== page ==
Resonant Neutrino Flavor Conversion in Post Merger Accretion Disk

Schmidt, Liam
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University of Guelph

Neutrino oscillation is a phenomena that has provided a window into physics beyond the Standard Model (SM). It has given empirical evidence that the neutrino has mass that is not generated in the conventional manner of the SM and that efforts need to be made to fundamentally understand its behaviour. Neutrinos have a great role in astrophysics where much of their behaviour and impact has been studied in supernova. Less understood is their role in environments such as the accretion disk formed from a black hole - neutron star merger. This work goes on to analyze resonant neutrino oscillations through the electron background of the accretion disk. The matter basis that defines neutrino evolution in an electron background is derived where exact values are given for the limiting behaviour of the energy eigenvalues. It is shown that the adiabatic condition for varying interaction evolution is satisfied for neutrino propagation in the accretion disk. The H-resonant regions in the accretion disk provide areas for flavor conversion. Dominant neutrino energy resonant oscillation occurs in the outer regions of the disk. Resonant oscillation in the accretion disk alters the neutrino flux. Electron neutrino flux may be decreased in resonant regions for normal ordering mass hierarchy while electron anti neutrino flux may be lowered for inverted ordering.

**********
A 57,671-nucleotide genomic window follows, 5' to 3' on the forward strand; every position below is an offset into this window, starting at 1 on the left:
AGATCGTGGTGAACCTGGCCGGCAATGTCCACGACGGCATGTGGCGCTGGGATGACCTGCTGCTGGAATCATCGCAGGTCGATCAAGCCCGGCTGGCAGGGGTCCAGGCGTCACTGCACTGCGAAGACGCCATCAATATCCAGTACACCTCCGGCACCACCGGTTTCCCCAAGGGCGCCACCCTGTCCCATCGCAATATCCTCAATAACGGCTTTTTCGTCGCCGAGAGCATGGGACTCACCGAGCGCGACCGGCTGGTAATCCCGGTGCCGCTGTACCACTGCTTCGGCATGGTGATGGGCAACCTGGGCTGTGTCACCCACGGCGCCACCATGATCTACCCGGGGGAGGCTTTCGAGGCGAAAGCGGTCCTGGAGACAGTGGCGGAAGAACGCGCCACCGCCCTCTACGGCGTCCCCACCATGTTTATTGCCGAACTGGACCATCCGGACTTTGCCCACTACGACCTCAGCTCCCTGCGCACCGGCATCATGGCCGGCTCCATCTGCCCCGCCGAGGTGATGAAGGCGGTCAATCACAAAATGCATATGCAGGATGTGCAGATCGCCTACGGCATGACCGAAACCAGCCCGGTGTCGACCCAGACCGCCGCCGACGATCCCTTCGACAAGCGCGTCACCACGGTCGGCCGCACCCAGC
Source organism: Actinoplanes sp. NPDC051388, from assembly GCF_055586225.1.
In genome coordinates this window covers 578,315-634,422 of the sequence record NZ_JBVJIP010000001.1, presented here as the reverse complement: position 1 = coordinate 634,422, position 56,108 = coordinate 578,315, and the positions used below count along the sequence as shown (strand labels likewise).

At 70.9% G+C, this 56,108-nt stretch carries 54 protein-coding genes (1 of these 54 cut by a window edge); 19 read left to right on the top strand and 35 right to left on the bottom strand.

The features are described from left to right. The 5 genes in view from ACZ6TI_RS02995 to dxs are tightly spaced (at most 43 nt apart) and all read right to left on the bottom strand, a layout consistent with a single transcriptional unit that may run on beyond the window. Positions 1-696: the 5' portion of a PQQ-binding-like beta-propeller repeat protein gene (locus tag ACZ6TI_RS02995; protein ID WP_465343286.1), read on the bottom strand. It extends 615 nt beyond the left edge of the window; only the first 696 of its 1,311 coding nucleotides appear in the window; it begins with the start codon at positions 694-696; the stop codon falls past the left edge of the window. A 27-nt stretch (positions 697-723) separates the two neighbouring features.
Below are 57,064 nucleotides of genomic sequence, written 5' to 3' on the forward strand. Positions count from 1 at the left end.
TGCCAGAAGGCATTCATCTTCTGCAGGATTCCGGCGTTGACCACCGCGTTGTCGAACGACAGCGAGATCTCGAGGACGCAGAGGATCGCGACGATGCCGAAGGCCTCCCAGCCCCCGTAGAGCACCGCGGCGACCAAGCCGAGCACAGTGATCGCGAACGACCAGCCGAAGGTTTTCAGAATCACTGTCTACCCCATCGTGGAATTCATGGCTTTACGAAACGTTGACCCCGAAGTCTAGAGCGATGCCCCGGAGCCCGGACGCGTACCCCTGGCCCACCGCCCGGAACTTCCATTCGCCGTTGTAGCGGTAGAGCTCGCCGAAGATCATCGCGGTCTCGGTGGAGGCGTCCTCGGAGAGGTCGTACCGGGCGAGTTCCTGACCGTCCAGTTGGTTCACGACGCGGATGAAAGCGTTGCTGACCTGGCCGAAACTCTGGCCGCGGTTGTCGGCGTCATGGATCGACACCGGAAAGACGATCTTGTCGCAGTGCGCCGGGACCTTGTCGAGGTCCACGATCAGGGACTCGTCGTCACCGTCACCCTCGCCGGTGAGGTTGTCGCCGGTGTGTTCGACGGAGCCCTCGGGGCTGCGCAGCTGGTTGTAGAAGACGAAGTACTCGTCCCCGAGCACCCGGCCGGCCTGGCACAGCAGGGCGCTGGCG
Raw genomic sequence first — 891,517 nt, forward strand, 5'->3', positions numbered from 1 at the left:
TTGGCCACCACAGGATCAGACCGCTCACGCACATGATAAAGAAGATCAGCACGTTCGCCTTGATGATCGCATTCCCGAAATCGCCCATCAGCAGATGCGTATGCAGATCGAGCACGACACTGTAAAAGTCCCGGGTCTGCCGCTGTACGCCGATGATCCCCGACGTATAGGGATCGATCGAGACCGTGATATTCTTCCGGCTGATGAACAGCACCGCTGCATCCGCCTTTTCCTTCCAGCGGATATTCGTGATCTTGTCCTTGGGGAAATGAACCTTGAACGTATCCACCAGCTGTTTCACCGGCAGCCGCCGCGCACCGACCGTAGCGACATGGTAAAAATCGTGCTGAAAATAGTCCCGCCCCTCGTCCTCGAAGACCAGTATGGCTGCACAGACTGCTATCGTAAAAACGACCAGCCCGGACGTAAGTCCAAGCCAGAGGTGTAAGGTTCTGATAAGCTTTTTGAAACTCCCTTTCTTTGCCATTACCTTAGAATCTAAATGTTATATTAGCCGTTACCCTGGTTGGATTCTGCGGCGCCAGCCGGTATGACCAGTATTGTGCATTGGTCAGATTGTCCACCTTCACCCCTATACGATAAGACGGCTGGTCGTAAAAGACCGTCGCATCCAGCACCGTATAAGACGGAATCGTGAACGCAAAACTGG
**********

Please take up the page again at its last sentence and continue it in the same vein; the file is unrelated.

Neutrino Oscillation, Accretion Disk, Black Holes, Nuclear Physics, Neutron Star Mergers, Neutrinos